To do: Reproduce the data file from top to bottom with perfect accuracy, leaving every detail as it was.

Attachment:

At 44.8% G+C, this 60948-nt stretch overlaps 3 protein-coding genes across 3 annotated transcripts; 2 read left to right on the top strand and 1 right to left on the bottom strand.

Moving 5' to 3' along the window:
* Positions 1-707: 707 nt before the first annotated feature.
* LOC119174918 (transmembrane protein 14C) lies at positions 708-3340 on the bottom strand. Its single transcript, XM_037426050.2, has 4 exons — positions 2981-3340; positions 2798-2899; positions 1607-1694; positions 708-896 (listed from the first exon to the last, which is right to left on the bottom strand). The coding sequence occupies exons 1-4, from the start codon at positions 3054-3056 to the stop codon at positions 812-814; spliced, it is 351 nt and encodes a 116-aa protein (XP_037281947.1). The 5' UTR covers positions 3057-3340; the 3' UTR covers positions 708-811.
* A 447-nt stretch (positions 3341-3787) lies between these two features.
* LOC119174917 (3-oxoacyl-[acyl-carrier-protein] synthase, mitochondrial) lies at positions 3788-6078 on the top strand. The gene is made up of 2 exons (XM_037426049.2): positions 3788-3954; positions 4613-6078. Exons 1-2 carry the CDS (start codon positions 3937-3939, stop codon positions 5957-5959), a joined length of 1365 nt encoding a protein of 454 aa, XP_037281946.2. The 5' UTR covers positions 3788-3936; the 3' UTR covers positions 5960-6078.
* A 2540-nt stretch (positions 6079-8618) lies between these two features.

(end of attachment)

At 44.8% G+C, this 60948-nt stretch overlaps 3 protein-coding genes across 3 annotated transcripts; 2 read left to right on the top strand and 1 right to left on the bottom strand.

Moving 5' to 3' along the window:
* Positions 1-707: 707 nt before the first annotated feature.
* LOC119174918 (transmembrane protein 14C) lies at positions 708-3340 on the bottom strand. Its single transcript, XM_037426050.2, has 4 exons — positions 2981-3340; positions 2798-2899; positions 1607-1694; positions 708-896 (listed from the first exon to the last, which is right to left on the bottom strand). The coding sequence occupies exons 1-4, from the start codon at positions 3054-3056 to the stop codon at positions 812-814; spliced, it is 351 nt and encodes a 116-aa protein (XP_037281947.1). The 5' UTR covers positions 3057-3340; the 3' UTR covers positions 708-811.
* A 447-nt stretch (positions 3341-3787) lies between these two features.
* LOC119174917 (3-oxoacyl-[acyl-carrier-protein] synthase, mitochondrial) lies at positions 3788-6078 on the top strand. The gene is made up of 2 exons (XM_037426049.2): positions 3788-3954; positions 4613-6078. Exons 1-2 carry the CDS (start codon positions 3937-3939, stop codon positions 5957-5959), a joined length of 1365 nt encoding a protein of 454 aa, XP_037281946.2. The 5' UTR covers positions 3788-3936; the 3' UTR covers positions 5960-6078.
* A 2540-nt stretch (positions 6079-8618) lies between these two features.